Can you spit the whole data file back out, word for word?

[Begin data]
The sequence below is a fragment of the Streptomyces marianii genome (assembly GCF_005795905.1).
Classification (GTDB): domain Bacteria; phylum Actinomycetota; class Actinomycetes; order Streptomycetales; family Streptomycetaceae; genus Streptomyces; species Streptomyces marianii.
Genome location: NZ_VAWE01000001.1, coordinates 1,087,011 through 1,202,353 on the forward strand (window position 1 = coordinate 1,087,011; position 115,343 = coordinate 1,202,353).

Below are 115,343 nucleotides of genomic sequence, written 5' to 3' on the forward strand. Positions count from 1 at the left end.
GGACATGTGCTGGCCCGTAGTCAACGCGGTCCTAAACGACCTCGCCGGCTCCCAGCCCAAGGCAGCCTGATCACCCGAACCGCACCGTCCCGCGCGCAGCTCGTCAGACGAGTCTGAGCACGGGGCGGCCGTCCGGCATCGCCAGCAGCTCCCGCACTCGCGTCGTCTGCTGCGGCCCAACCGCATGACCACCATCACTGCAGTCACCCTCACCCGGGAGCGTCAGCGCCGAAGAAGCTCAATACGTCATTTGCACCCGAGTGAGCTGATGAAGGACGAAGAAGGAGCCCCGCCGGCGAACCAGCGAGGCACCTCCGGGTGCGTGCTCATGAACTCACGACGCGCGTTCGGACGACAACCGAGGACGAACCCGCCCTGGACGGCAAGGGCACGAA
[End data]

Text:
The sequence below is a fragment of the Streptomyces marianii genome (assembly GCF_005795905.1).
Classification (GTDB): domain Bacteria; phylum Actinomycetota; class Actinomycetes; order Streptomycetales; family Streptomycetaceae; genus Streptomyces; species Streptomyces marianii.
Genome location: NZ_VAWE01000001.1, coordinates 1,087,011 through 1,202,353 on the forward strand (window position 1 = coordinate 1,087,011; position 115,343 = coordinate 1,202,353).

Below are 115,343 nucleotides of genomic sequence, written 5' to 3' on the forward strand. Positions count from 1 at the left end.
GGACATGTGCTGGCCCGTAGTCAACGCGGTCCTAAACGACCTCGCCGGCTCCCAGCCCAAGGCAGCCTGATCACCCGAACCGCACCGTCCCGCGCGCAGCTCGTCAGACGAGTCTGAGCACGGGGCGGCCGTCCGGCATCGCCAGCAGCTCCCGCACTCGCGTCGTCTGCTGCGGCCCAACCGCATGACCACCATCACTGCAGTCACCCTCACCCGGGAGCGTCAGCGCCGAAGAAGCTCAATACGTCATTTGCACCCGAGTGAGCTGATGAAGGACGAAGAAGGAGCCCCGCCGGCGAACCAGCGAGGCACCTCCGGGTGCGTGCTCATGAACTCACGACGCGCGTTCGGACGACAACCGAGGACGAACCCGCCCTGGACGGCAAGGGCACGAA